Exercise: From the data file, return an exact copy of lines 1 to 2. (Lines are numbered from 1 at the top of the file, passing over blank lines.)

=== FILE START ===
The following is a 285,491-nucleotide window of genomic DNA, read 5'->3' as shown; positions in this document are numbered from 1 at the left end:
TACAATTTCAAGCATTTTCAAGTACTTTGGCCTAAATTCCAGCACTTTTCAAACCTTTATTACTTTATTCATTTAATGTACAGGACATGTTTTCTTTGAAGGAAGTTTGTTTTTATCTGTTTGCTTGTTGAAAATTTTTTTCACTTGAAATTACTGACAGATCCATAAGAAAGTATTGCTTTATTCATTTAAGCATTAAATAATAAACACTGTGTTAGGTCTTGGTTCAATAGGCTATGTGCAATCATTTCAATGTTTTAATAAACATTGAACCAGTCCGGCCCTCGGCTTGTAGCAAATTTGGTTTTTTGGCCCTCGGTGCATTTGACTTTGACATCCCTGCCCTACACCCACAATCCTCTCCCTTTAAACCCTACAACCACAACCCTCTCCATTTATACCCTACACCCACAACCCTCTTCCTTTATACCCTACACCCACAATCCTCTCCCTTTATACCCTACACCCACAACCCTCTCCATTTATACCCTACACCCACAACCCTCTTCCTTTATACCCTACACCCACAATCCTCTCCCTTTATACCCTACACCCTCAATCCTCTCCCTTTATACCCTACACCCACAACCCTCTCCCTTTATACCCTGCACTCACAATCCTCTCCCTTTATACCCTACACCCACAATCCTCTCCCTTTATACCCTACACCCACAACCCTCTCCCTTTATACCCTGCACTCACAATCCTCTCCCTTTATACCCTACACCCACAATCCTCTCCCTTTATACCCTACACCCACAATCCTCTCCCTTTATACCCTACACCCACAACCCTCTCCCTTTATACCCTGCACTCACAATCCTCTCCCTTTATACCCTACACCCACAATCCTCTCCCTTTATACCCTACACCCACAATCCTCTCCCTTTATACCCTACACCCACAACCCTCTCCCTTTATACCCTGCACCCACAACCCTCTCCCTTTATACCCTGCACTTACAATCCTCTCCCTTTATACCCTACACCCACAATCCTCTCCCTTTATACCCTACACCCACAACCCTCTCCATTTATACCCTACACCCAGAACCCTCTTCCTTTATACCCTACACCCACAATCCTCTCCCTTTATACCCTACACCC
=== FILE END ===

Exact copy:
The following is a 285,491-nucleotide window of genomic DNA, read 5'->3' as shown; positions in this document are numbered from 1 at the left end:
TACAATTTCAAGCATTTTCAAGTACTTTGGCCTAAATTCCAGCACTTTTCAAACCTTTATTACTTTATTCATTTAATGTACAGGACATGTTTTCTTTGAAGGAAGTTTGTTTTTATCTGTTTGCTTGTTGAAAATTTTTTTCACTTGAAATTACTGACAGATCCATAAGAAAGTATTGCTTTATTCATTTAAGCATTAAATAATAAACACTGTGTTAGGTCTTGGTTCAATAGGCTATGTGCAATCATTTCAATGTTTTAATAAACATTGAACCAGTCCGGCCCTCGGCTTGTAGCAAATTTGGTTTTTTGGCCCTCGGTGCATTTGACTTTGACATCCCTGCCCTACACCCACAATCCTCTCCCTTTAAACCCTACAACCACAACCCTCTCCATTTATACCCTACACCCACAACCCTCTTCCTTTATACCCTACACCCACAATCCTCTCCCTTTATACCCTACACCCACAACCCTCTCCATTTATACCCTACACCCACAACCCTCTTCCTTTATACCCTACACCCACAATCCTCTCCCTTTATACCCTACACCCTCAATCCTCTCCCTTTATACCCTACACCCACAACCCTCTCCCTTTATACCCTGCACTCACAATCCTCTCCCTTTATACCCTACACCCACAATCCTCTCCCTTTATACCCTACACCCACAACCCTCTCCCTTTATACCCTGCACTCACAATCCTCTCCCTTTATACCCTACACCCACAATCCTCTCCCTTTATACCCTACACCCACAATCCTCTCCCTTTATACCCTACACCCACAACCCTCTCCCTTTATACCCTGCACTCACAATCCTCTCCCTTTATACCCTACACCCACAATCCTCTCCCTTTATACCCTACACCCACAATCCTCTCCCTTTATACCCTACACCCACAACCCTCTCCCTTTATACCCTGCACCCACAACCCTCTCCCTTTATACCCTGCACTTACAATCCTCTCCCTTTATACCCTACACCCACAATCCTCTCCCTTTATACCCTACACCCACAACCCTCTCCATTTATACCCTACACCCAGAACCCTCTTCCTTTATACCCTACACCCACAATCCTCTCCCTTTATACCCTACACCC